Tuesday, February 21, 2006

Science Fiction, Double Feature

I am slowly building a DVD collection and the other day I watched one episode of the TV series Dragnet (1953) followed by an episode from the TV series Decoy (1957). Both are in black and white, both are from the 1950's, and both are cops shows. They just seemed to go together. That got me thinking. What movies would be perfect "at home" double features? The first two I thought of were both science fiction movies from the nineteen-fifties. When I reached 16 pairs I stopped but could have gone on.

The list and the reason why I put the two movies I picked together.

1. Them (1954) and The Thing From Another World (1951)

It's the early nineteen-fifties and Americans are worried about...???
The Atomic bomb and invasion by the Russians. But we don't want to talk about it so instead we scare the heck out of ourselves by making great little movies like these two.

2. Bird (1988) and Ray (2004)

Drugs are bad, MMMMMKAY? But you can make beautiful music when you're on them.

3. Bonnie and Clyde (1967) and The Bonnie Parker Story (1958)

Movie Tagline for Bonnie and Clyde:
They're young, they're in love, and they kill people

Movie Tagline for The Bonnie Parker Story:
Cigar Smoking Hellcat of the Roaring Thirties!

Uh, excuse me, but it was the Roaring Twenties, not the Roaring Thirties.

The Bonnie Parker Story
is Bonnie and Clyde produced on a very tiny budget. It's B-movie all the way. The good news is it is only 79 minutes long and Dorothy Provine is great as Bonnie.

4. Paths Of Glory (1957) and The Execution of Private Slovik (1974)

Plot of Paths of Glory from IMDb: When soldiers in WWI refuse to continue with an impossible attack, their superiors decide to make an example of them.

Plot of The Execution of Private Slovik: A WWII soldier is executed for desertion as an example to other soldiers.

Two great anti-war movies. Execution is based on the real story of Private Eddie Slovik; the only American soldier executed for desertion during WWII and the only American soldier executed since the Civil War.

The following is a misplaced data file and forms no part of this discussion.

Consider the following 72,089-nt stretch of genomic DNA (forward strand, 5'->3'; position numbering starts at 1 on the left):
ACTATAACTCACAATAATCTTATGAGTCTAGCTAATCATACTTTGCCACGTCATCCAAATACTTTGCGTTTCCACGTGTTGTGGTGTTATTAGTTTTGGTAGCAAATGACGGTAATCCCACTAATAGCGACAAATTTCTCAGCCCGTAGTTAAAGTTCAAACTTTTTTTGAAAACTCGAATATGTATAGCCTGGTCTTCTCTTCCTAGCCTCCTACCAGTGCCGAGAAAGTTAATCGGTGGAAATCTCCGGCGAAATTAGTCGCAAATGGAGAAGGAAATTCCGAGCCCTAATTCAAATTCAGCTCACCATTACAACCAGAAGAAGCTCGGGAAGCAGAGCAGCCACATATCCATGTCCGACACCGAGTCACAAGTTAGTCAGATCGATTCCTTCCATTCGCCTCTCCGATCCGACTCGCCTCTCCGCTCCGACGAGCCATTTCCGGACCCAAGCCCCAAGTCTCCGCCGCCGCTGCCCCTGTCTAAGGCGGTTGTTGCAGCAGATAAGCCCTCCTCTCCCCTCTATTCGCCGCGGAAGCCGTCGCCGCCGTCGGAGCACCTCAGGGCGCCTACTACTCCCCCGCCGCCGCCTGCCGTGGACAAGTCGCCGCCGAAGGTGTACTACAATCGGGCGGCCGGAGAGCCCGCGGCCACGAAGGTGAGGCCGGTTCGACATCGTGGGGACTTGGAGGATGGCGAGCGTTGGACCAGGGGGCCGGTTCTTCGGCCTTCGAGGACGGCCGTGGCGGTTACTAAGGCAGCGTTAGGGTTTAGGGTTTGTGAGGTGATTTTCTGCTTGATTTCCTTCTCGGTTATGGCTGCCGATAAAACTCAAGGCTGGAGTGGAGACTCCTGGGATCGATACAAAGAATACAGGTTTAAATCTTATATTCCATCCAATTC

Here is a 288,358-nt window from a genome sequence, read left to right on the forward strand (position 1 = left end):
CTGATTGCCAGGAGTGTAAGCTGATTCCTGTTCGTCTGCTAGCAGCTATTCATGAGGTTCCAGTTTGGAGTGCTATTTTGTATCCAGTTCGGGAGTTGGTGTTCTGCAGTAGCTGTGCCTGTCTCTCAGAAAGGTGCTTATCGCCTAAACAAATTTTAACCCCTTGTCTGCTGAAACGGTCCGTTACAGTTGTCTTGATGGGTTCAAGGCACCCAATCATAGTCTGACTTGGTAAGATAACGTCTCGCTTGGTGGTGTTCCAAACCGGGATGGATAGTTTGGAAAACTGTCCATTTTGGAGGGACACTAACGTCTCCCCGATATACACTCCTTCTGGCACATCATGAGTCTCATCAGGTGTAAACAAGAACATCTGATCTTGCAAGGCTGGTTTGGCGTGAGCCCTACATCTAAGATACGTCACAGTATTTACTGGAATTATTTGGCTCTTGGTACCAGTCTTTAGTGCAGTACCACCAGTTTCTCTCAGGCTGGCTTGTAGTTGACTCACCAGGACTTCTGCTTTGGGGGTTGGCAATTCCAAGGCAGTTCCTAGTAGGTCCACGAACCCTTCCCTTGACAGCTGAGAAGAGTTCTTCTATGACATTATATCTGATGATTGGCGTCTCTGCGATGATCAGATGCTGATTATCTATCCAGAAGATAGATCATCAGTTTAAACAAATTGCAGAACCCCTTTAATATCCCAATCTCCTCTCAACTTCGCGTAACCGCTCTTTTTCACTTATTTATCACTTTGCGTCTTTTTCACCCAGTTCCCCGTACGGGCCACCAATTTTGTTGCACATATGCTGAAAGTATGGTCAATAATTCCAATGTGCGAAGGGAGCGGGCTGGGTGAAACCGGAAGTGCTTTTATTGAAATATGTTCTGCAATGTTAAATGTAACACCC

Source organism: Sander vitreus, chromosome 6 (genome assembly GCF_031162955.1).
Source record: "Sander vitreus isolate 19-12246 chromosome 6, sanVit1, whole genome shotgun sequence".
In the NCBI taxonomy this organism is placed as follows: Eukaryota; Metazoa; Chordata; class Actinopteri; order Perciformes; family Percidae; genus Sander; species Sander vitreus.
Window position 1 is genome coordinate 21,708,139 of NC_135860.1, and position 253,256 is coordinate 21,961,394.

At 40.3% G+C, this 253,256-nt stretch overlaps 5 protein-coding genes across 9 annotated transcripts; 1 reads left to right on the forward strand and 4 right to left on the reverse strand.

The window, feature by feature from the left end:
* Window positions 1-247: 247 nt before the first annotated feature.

5. Dr. Strangelove: or how I learned to stop worrying and love the bomb (1964) and Fail-Safe (1964)

Worries about "The Bomb" continue and in 1964 two movies address that fear. One makes fun of it and the other makes that fear very real.

6. Fail-Safe (1964) and Fail-Safe (2000)

In 2000 George Clooney produced a live television performance of Fail-Safe. How different is it from the original movie production? Watch and find out.

7. La Femme Nikita (1990) and Point of No Return (1993)

Hollywood loves to remake foreign films and water them down for American consumption. La Femme is a perfect example of this. In the original Nikita deliberately kills someone and is picked for a secret government assassin group. In Point Of No Return the killing is accidental and done while Nikita is high on drugs. By the time this movie was made into a TV series, again called La Femme Nikita (1997), Nikita stumbles on a dead body and is falsely accused of murder. The movie also loses its visual style in its tumble down the Hollywood rabbit hole.

8. The Big Heat (1953) and Experiment In Terror (1962)

The only two movies with Glen Ford that I like and it's not because of him. It's because of the stories.

9. The Lady Eve (1941) and Ball Of Fire (1941)

Nineteen-forty-one was a great year for Barbara Stanwyck. These are two of her best movies. And it's not just because of the stories. It's mostly because of her.

10. All The President's Men (1976) and Dick (1999)

Got to see the first one to understand and really enjoy the humor in the second one.

11. In Cold Blood (1967) and Capote (2005)

I'm not sure in which order to watch these two movies. Do I watch the movie In Cold Blood which is based on the book In Cold Blood first? Or do I watch the movie that shows the author of the book researching the true story that the book is based on before it was made into the movie? Decisions, decisions.

12. The Apartment (1960) and Glengarry Glen Ross (AKA 'Death of a
F'ing Salesman') (1992)

See what would have happened to 'Bud' Baxter 30 years later if he hadn't found Fran Kubelik.

13. The Haunting (1963) and The Others (2001)

Proof that you do not have to be shown anything to be scared out of your wits.

14. Jailhouse Rock (1957) and Cry Baby (1990)

Well it's a one for the money,
Two for the show,
Three to get ready now go cat go and don't cha,
Step on my blue suede shoes.
You can do anything but stay off of my blue suede shoes.

15. Animal House (1978) and The Blues Brothers (1980)

The best of John Belushi. Sadly, two years after the making of Blues Brothers Belushi was dead from a drug overdose at the age of thirty-three.

16. Frida (2002) and Lust For Life (1956)

Two wonderfully visual movies about two passionate artist. The colors are so rich they almost drip off the screen.

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